When Fiona realizes that Shrek left, she asks her father for help, but he replies that he always wanted the best for her and that she should think about that too. Puss is unable to defeat Shrek and reveals that he was paid by Harold. He asks to tag along as a way to make amends. Shrek decides to go to the Fairy Godmother for help. However, the Fairy Godmother states that ogres do not live "happily ever after" and refuses to assist him. Nonetheless, the three sneak into the Fairy Godmother's potion factory and steal a "Happily Ever After" potion that Shrek believes will ensure a happy ending for his marriage. Shrek and Donkey both drink the potion, which doesn't appear to work. They wait out the storm in a barn and Shrek and Donkey become dizzy and fall over into a deep sleep. The next morning the potion has taken effect: Shrek is now a handsome human, while Donkey has turned into a white stallion. To make the change permanent, Shrek must kiss Fiona by midnight. Shrek, Donkey, and Puss return to the castle to discover that the potion has also transformed Fiona back into her former human self. However, the Fairy Godmother, having learned of the potion's theft, sends Charming to the castle, where he poses as Shrek to win Fiona's love. Although Harold recognizes Charming for who he really is, he doesn't speak up. Shrek, heartbroken, lets Fiona go, believing she will be happier with Charming.

A few hours later, Shrek overhears Harold telling the Fairy Godmother that Fiona hasn't fallen for Charming. She gives him a love potion for Fiona, which will cause her to fall in love with the first person she kisses. Harold at first refuses, but the Fairy Godmother threatens to take away his own "Happily Ever After" if he does not listen to her. After hearing that Charming is the Fairy Godmother's son, the trio is noticed by the Fairy Godmother, who has them arrested by the royal guards and thrown into a dungeon. When the royal ball begins, several of Shrek's friends band together to free the trio (having seen their arrest via the Magic Mirror) and help Shrek stop the kiss. The Muffin Man helps them create a gigantic gingerbread man named Mongo. The heroes temporrily breach the castle's defenses, but Mongo's arms break off when the castle guards pour hot milk on him and he falls into the moat. When Shrek arrives, Charming forcibly kisses Fiona, believing the potion has taken effect, but Fiona temporarily knocks him out with a headbutt. When the Fairy Godmother confronts Harold, he reveals that he drank the potion himself at the last minute, having realized Fiona's love for Shrek. The Fairy Godmother tries to kill Shrek with a lightning bolt, but Harold sacrifices himself to save the couple by diving in front of them. The spell reflects off his armor and strikes the Fairy Godmother,leaving her apparently unharmed at first, but when she attempts another strike, she turns into a bubble and pops; it also reverts Harold to his true form, that of the Frog Prince. Harold apologizes to Shrek and Fiona for everything he has done, and now realizes what is best for Fiona, giving them his blessing. Shrek forgives him, and Lillian tells Harold that she still loves him no matter what. The castle clock strikes midnight and Shrek, reminded of the potion's deadline, tells Fiona that if they kiss now, then their change will be permanent. But Fiona says that she wants what any other princess wants: to live happily ever after with the ogre she married. The clock chimes as the potion's effects wear off, with Donkey changing back as well, much to his chagrin. He cheers up as Shrek reassures him he still is a noble steed in his eyes. Finally, Puss and Donkey sing as the royal ball resumes celebrating the true newlyweds.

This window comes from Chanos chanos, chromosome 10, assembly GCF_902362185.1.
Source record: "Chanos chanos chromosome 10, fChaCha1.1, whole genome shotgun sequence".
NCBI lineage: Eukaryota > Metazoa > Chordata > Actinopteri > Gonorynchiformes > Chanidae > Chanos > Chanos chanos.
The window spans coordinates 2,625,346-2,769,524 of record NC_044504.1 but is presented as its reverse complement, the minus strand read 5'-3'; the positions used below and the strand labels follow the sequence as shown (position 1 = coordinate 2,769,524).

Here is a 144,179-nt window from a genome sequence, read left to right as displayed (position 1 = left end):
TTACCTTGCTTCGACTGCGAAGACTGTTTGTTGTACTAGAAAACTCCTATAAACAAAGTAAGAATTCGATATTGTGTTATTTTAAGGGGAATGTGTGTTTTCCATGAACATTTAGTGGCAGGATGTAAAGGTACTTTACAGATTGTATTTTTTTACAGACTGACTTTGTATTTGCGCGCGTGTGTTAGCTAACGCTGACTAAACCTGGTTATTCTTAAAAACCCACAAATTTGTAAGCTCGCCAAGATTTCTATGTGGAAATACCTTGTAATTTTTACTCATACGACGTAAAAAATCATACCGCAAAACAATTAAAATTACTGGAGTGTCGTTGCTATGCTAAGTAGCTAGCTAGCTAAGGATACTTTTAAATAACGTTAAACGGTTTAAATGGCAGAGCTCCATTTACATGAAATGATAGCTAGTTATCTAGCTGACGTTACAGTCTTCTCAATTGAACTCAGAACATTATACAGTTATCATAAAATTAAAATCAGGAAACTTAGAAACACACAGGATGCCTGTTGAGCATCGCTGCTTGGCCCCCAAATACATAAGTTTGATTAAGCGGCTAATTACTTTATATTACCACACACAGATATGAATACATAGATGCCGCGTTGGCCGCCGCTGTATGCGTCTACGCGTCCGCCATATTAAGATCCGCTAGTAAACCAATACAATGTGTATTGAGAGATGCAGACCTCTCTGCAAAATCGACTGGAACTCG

In a post-credits scene, Donkey complains to Puss about missing Dragon, and rejects his invitation to a night-cap at the "Kit-Kat Club." Suddenly, Dragon flies in, along with six "Dronkeys" that Donkey happily embraces as his "mutant babies," and Donkey and Dragon reconcile. Having a larger family, Donkey realizes, "I've gotta get a job!"


Special guest stars